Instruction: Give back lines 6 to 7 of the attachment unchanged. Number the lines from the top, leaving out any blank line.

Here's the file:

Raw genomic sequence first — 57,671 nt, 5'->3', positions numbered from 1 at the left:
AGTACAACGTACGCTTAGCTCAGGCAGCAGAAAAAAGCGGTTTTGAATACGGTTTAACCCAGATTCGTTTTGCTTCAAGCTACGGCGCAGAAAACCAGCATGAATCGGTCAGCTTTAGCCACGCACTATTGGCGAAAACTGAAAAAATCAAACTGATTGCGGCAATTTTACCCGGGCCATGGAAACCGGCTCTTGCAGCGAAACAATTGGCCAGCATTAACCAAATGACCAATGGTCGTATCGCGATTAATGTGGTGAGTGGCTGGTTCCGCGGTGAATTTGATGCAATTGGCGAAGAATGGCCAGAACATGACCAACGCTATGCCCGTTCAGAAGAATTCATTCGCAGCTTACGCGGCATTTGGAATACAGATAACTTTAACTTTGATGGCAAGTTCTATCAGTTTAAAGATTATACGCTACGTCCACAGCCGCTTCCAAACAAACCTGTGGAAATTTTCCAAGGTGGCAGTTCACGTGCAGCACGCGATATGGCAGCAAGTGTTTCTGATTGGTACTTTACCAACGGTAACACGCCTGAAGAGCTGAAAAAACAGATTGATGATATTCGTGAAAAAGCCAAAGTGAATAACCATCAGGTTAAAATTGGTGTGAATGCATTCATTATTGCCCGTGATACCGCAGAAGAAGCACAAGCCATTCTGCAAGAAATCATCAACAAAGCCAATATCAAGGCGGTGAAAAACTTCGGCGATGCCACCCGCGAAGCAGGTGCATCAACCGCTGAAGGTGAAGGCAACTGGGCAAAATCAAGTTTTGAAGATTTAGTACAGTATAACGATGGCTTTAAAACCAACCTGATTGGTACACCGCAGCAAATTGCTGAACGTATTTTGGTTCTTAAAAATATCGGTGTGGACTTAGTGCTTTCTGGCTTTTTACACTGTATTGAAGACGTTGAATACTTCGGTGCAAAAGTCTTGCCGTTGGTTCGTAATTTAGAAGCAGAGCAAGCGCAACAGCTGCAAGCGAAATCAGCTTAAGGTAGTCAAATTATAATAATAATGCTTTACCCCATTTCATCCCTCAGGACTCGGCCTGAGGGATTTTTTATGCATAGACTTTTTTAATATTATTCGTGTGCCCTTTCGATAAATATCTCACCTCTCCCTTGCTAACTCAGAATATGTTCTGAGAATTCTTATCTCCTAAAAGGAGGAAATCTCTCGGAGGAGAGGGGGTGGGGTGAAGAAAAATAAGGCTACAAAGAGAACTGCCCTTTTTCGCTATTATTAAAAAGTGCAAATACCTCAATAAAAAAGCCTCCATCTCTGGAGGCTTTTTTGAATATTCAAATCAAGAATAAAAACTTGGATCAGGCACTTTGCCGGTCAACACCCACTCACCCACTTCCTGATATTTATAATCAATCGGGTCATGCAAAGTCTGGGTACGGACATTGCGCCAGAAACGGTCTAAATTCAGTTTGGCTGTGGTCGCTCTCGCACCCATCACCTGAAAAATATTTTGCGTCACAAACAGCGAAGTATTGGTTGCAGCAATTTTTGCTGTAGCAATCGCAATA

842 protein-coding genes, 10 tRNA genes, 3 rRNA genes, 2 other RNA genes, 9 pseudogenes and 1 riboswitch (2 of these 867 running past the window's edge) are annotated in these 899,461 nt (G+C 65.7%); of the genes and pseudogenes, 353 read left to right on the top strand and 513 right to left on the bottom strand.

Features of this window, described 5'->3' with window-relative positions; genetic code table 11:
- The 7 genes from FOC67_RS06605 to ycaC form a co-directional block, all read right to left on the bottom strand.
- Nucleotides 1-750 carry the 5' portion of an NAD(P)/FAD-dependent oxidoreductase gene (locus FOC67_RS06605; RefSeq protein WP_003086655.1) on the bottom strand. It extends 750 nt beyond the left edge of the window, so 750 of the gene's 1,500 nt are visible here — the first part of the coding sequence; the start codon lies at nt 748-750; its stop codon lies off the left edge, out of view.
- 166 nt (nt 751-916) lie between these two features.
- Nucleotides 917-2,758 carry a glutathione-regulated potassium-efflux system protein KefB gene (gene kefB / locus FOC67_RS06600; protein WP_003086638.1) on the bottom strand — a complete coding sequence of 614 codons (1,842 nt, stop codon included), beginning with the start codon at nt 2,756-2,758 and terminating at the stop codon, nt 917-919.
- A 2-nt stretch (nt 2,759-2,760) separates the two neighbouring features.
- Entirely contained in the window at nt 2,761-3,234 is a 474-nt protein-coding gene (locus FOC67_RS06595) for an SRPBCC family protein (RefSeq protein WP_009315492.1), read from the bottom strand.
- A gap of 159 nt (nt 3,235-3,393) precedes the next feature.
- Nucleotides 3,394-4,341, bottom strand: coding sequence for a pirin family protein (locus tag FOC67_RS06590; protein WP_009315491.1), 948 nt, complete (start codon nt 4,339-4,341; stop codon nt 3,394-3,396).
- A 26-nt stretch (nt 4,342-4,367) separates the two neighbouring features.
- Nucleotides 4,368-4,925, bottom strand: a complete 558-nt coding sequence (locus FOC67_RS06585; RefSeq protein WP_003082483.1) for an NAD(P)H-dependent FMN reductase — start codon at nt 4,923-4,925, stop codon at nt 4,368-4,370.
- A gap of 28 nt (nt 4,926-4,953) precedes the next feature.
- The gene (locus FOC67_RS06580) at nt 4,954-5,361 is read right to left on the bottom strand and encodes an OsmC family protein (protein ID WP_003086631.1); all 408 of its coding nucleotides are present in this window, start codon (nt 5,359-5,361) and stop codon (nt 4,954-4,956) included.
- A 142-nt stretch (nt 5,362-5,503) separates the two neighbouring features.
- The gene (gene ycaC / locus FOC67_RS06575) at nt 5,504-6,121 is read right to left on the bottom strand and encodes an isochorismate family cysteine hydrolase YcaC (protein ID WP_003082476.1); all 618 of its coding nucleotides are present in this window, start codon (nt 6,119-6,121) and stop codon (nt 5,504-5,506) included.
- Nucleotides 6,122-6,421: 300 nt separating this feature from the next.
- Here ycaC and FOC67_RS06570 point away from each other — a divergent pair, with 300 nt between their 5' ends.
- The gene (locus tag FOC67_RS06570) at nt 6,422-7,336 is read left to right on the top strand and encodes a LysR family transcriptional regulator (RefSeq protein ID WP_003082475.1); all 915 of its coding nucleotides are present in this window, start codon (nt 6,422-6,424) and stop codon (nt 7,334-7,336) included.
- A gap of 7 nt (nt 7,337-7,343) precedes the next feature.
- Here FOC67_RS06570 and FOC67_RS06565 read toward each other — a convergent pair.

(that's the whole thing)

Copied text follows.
- Nucleotides 1-750 carry the 5' portion of an NAD(P)/FAD-dependent oxidoreductase gene (locus FOC67_RS06605; RefSeq protein WP_003086655.1) on the bottom strand. It extends 750 nt beyond the left edge of the window, so 750 of the gene's 1,500 nt are visible here — the first part of the coding sequence; the start codon lies at nt 748-750; its stop codon lies off the left edge, out of view.
- 166 nt (nt 751-916) lie between these two features.